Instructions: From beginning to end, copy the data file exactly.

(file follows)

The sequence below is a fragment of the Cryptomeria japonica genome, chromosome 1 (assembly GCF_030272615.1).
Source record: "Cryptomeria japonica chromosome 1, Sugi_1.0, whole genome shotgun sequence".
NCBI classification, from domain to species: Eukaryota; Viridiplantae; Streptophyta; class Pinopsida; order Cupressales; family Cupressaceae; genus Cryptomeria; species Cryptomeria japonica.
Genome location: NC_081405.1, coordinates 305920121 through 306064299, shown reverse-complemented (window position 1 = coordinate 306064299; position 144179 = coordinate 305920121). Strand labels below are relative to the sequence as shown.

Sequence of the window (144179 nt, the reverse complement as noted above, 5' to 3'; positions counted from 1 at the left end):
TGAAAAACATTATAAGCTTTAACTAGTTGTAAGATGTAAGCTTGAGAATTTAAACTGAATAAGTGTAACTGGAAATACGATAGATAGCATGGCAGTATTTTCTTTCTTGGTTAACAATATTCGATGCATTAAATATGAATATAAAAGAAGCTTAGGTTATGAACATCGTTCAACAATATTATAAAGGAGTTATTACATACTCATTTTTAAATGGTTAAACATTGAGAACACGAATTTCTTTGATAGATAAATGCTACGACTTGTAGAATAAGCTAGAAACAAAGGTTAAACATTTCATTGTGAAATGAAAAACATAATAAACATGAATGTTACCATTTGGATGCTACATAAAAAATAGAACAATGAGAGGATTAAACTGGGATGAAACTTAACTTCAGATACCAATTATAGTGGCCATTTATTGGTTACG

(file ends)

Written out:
The sequence below is a fragment of the Cryptomeria japonica genome, chromosome 1 (assembly GCF_030272615.1).
Source record: "Cryptomeria japonica chromosome 1, Sugi_1.0, whole genome shotgun sequence".
NCBI classification, from domain to species: Eukaryota; Viridiplantae; Streptophyta; class Pinopsida; order Cupressales; family Cupressaceae; genus Cryptomeria; species Cryptomeria japonica.
Genome location: NC_081405.1, coordinates 305920121 through 306064299, shown reverse-complemented (window position 1 = coordinate 306064299; position 144179 = coordinate 305920121). Strand labels below are relative to the sequence as shown.

Sequence of the window (144179 nt, the reverse complement as noted above, 5' to 3'; positions counted from 1 at the left end):
TGAAAAACATTATAAGCTTTAACTAGTTGTAAGATGTAAGCTTGAGAATTTAAACTGAATAAGTGTAACTGGAAATACGATAGATAGCATGGCAGTATTTTCTTTCTTGGTTAACAATATTCGATGCATTAAATATGAATATAAAAGAAGCTTAGGTTATGAACATCGTTCAACAATATTATAAAGGAGTTATTACATACTCATTTTTAAATGGTTAAACATTGAGAACACGAATTTCTTTGATAGATAAATGCTACGACTTGTAGAATAAGCTAGAAACAAAGGTTAAACATTTCATTGTGAAATGAAAAACATAATAAACATGAATGTTACCATTTGGATGCTACATAAAAAATAGAACAATGAGAGGATTAAACTGGGATGAAACTTAACTTCAGATACCAATTATAGTGGCCATTTATTGGTTACG